Friday, June 7, 2013

The end of Europe?

Cabo Da Roca, the end of Europe
That's the ominous name given to the wild, rocky coast on the westernmost end of Portugal. On another level, lots of folks here are talking about the end of Europe. While I don't believe that the end  is in sight, the standard of living here is in free-fall and millions of people are truly suffering under imposed austerity and are ready for change. Educators are a big part of the protest movement and lots of debate is taking place over the role of schooling in Portuguese society.

I know,  I'm supposed to be on vacation.  And believe me, we've been taking that seriously, enjoying great seafood, taking in the music and art, visiting Moorish castles and hitting the beaches and all that good stuff. Not to mention, getting up at 2 a.m. to watch the Spurs beat the Heat in game 1.

CGTP's Fernando Mauricio
But I'm also drawn to the complex political life of Portugal, both for its role as a brutal colonizer in Africa and for its 1974-75 "Carnation Revolution," which toppled the fascist Salazar dictatorship. The revolution helped the emerging liberation movements in Portugal's former colonies win their independence in 1975. Every country has its two sides and I like to see them both.

During a break in sightseeing, we were able to visit with Fernando Mauricio, one of the leaders of the CGTP, Portugal's largest union, which along with the smaller and not-so-militant rival UGT, is organizing for the upcoming general strike.  Fernando, who was a public school teacher before becoming a union organizer, gave us an update on the current struggle and some background on the history of the union movement here. As a young political activist in the 1960a and 70s, he spent time in prison and underground and in exile during the years of the dictatorship.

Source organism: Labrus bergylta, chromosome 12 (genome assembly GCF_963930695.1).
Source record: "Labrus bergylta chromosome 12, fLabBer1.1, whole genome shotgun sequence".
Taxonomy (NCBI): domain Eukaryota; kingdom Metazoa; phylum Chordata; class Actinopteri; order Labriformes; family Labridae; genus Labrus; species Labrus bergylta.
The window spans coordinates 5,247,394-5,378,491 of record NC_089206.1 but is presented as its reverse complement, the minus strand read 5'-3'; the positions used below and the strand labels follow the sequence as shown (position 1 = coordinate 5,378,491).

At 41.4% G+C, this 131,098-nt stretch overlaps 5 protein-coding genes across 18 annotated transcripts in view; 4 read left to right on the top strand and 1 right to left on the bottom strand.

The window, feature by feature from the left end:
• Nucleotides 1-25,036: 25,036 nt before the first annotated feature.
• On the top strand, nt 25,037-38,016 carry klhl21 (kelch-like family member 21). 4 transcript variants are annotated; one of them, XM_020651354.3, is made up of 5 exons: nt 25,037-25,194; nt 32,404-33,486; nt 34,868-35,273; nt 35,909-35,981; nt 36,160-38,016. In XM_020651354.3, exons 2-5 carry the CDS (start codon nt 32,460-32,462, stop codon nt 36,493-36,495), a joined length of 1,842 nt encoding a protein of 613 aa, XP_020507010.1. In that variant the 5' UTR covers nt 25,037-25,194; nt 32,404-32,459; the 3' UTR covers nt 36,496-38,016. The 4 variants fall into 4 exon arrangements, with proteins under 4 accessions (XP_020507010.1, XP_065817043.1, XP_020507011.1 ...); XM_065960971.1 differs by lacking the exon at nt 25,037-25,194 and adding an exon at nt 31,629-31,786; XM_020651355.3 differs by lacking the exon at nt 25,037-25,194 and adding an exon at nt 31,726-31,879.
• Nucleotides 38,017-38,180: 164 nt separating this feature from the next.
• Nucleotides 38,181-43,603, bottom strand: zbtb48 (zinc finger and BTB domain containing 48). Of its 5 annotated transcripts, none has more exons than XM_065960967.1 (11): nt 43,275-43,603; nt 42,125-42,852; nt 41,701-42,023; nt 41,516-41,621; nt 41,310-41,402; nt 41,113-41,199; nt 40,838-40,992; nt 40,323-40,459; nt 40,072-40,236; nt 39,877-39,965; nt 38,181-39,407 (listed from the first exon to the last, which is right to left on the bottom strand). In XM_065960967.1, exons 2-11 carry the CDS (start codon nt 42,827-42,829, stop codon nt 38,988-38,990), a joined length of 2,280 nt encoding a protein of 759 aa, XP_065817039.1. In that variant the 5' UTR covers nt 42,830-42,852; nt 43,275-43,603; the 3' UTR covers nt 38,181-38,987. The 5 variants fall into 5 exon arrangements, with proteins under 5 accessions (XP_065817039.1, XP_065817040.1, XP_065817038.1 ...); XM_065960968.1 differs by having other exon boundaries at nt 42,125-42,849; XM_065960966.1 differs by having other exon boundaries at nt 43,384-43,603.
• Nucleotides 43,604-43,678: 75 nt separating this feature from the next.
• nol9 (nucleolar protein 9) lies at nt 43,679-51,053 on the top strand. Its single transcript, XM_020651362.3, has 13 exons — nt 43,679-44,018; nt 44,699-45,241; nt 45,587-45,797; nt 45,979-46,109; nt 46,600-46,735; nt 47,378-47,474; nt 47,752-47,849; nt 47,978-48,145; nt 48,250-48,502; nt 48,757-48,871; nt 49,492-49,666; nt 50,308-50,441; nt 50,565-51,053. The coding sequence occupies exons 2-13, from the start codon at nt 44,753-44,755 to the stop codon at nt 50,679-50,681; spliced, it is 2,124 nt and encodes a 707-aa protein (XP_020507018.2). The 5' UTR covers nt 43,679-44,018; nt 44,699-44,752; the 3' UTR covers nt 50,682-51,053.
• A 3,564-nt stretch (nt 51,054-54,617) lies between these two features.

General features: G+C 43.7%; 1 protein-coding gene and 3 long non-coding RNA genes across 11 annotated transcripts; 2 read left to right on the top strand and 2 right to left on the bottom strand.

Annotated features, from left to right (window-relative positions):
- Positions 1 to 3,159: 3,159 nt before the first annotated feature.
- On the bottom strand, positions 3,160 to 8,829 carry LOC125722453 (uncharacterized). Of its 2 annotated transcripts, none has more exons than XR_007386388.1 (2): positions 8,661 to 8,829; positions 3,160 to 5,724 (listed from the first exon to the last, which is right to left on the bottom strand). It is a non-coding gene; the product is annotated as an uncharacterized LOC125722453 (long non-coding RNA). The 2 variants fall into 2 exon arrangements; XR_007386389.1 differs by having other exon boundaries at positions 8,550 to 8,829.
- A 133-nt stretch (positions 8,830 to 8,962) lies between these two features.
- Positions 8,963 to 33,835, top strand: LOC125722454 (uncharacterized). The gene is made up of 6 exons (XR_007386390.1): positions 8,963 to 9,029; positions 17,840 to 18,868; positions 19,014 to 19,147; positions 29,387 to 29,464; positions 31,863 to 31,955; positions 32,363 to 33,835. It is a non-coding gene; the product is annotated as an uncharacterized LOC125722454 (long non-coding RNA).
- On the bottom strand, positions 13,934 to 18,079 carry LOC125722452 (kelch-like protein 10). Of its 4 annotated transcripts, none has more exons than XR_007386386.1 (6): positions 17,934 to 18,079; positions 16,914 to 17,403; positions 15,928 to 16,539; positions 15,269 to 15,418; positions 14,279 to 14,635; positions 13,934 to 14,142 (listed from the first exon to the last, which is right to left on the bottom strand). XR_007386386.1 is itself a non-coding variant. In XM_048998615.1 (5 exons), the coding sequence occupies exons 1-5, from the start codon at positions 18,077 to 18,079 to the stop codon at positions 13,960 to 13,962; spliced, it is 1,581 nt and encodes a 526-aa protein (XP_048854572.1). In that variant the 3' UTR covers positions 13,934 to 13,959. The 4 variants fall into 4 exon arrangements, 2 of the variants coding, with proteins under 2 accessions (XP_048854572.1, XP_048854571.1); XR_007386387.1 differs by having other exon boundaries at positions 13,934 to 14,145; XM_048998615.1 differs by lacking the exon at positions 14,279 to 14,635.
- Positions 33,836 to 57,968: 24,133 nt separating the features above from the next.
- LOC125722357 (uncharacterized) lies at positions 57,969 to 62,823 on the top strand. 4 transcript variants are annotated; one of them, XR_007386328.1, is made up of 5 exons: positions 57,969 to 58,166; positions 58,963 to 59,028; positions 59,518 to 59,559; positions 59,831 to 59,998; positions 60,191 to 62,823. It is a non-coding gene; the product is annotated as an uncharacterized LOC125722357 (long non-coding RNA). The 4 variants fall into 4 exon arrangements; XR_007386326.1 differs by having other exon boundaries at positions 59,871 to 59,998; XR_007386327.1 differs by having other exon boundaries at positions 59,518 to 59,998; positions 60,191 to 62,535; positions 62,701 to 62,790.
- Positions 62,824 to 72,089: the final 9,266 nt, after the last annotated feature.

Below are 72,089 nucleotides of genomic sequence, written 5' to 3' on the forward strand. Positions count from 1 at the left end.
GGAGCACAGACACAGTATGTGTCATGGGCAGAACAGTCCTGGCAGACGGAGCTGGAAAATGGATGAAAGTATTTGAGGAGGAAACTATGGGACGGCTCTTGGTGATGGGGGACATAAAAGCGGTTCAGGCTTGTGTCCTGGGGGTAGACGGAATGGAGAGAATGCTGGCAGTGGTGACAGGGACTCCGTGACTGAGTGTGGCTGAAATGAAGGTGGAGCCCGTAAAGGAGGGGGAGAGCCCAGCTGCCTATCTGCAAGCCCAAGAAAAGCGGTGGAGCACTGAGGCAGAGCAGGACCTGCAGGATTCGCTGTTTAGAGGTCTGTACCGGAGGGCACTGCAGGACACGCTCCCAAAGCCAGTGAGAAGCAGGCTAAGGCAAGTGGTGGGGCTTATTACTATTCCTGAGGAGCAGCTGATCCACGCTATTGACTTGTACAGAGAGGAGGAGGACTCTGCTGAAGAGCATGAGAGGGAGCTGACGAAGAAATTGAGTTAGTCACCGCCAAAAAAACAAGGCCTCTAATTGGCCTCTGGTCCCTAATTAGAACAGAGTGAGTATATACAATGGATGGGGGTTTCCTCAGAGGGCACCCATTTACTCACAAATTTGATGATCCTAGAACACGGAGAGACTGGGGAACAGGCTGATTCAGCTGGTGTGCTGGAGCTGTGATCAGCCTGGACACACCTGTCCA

Students at Bento de Jesus Caraça High School
We also got to visit and meet with the leaders of Bento de Jesus Caraça Vocational High School, one of half a dozen public schools run by the union -- this one housed in  the union's downtown Lisbon headquarters. It's named after the revolutionary Portuguese educator who was a notable figure both in the field of popular education and in the resistance movement against Salazar dictatorship.

The classrooms are airy and inviting. The view from the classroom windows out over the Tagus River is so beautiful,  if I were a student here I'd have a tough time focusing on my lessons.

The school's curriculum, while called voc-ed, is really about educating the whole child and providing a step up towards either  university or  career. It includes a mix of technical skill-building and general core courses--science, languages, arts, social studies, etc... Assessments are mainly performance-based, although all Portuguese students must pass exit exams to graduate. Caraça represents, at least to me, a kind of mixture of John Dewey and Paulo Freire.

Caraça talked about "a school that is life" and the school's philosophy is laid out in a book presented to us, called A School For Life, which includes this statement of purpose:
"Looking at the students as a whole -- taking into consideration their personalities, backgrounds, and aspirations, and not just as recipients of knowledge or as future professionals... Our school has small clusters, which allows a human approach to all situations."
Not bad.


  1. Great report, Mike. Keep 'em coming.

  2. Professor Klonsky,
    Seems like you're out of the country but if you get a chance, read this month's TIME magazine article.


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